Communion or Suspicion: Which Way for Woman and Man?

Article excerpt

INTRODUCTION

In recent decades, the Roman Catholic Church has contributed considerable intellectual resources to the subject of intimate, heterosexual relationships. These resources also feature historically unprecedented attention to the question of the identity, roles, and situations of women. Citing only the most significant documents, these resources include the 130 Wednesday audiences of Pope John Paul II on the Theology of the Body between 1978 and 1982. (1) They also include his 1988 apostolic letter Mulieris Dignitatem. (2) In 1995, in connection with the United Nation's Fourth World Conference on Women, Pope John Paul II addressed his Letter to Women. (3) Also in 1994, he issued the comprehensive Letter to Families. (4) In 2004, Joseph Cardinal Ratzinger (now Pope Benedict XVI), in his position as Prefect for the Congregation of the Doctrine of the Faith, wrote a letter to all the bishops of the world entitled On the Collaboration of Men and Women in the Church and in the World. (5) Finally, in 2005 Pope Benedict XVI issued his first encyclical, Deus Caritas Est, the first half of which treated at length the nature of love, beginning with the love between a man and a woman. (6)

Painting with a very broad brush, it can be said that these documents together propose a model for intimate heterosexual relationships between men and women. This model is grounded in an anthropology of woman and man based first and foremost upon the creation of each in God's image and likeness. Consequently, it understands man and woman as radically equal. It also understands their sexual difference to be oriented intrinsically to communion, in mutual service to one another. This is indicated, though not completely constituted, by their biophysical beings. Marriage is the way most human beings will live out this call to communion and service. The man and the woman, and the pair together, also are always subject to Christ. Their relationship is essentially good, but at the same time it suffers a brokenness as a result of original sin. Each sex manifests this brokenness somewhat differently, as well as in relation to the other. Christ's life, death, and Resurrection show humanity the way of love, including the way of triumph over broken love. For each person, and in particular for intimate heterosexual pairs, that way requires "finding oneself by losing oneself." (7)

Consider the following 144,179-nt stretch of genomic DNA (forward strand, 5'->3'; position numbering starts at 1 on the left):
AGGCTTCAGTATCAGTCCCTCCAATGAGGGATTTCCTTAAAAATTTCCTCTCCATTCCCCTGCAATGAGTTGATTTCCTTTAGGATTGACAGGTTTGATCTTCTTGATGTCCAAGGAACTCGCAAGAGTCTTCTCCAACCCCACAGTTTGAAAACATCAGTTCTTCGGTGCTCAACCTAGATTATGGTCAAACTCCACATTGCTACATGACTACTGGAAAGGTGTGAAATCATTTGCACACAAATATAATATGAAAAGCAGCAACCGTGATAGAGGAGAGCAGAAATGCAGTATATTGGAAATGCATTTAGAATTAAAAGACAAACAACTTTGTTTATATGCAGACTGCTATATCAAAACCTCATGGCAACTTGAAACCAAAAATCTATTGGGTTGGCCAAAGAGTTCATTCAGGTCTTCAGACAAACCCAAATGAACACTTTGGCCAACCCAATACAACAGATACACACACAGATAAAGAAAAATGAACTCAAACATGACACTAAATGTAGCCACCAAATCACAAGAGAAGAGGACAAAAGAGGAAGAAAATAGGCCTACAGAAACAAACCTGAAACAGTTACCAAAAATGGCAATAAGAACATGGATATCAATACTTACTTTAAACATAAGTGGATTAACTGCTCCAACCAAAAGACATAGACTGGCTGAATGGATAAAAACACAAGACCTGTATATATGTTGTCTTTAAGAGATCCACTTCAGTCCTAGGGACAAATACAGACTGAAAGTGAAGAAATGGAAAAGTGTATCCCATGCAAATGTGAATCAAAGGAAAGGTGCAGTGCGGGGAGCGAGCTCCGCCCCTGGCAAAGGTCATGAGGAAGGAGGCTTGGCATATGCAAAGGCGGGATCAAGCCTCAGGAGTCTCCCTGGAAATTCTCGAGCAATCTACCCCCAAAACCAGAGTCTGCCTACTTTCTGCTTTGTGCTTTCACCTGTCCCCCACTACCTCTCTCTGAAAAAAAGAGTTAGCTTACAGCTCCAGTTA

For the sake of brevity, this Article will call the foregoing the "communion and mutual service model" of intimate, heterosexual relationships. In addition to Pope John Paul II and Pope Benedict XVI, there are other religious and legal scholars who have endorsed one or more elements of this model--whether drawing upon religious sources or images, (8) or upon the discipline of ethics. (9) Their contributions will be discussed below in Part II.

The development of the communion and mutual service model coincided historically with unprecedented legal changes in laws and practices in the United States, which reduced barriers to cohabitation, out-of-wedlock childbearing, divorce, and same-sex marriage. Theoretical legal and cultural reflections upon these developments often concluded with calls for sweeping change, both in the private sphere of intimate heterosexual relationships and in the public laws and policies affecting them. Often reacting to past or ongoing situations of oppression, discrimination, or even violence against women, several of these proposals evidenced deep suspicion of men and their capacity for loving relationships. They neglected discussing men's equality or dignity and sometimes despaired of securing men's assistance as a spouse or a parent. Other proposals sought to secure a strict equality of functional outcomes both within and outside of heterosexual relationships. Together, this Article will call the proposals introduced in this paragraph the "suspicion model" of intimate heterosexual relations. This model includes varying proposals, but they all tend toward suspicion regarding males' capacity for good behavior in such relations. …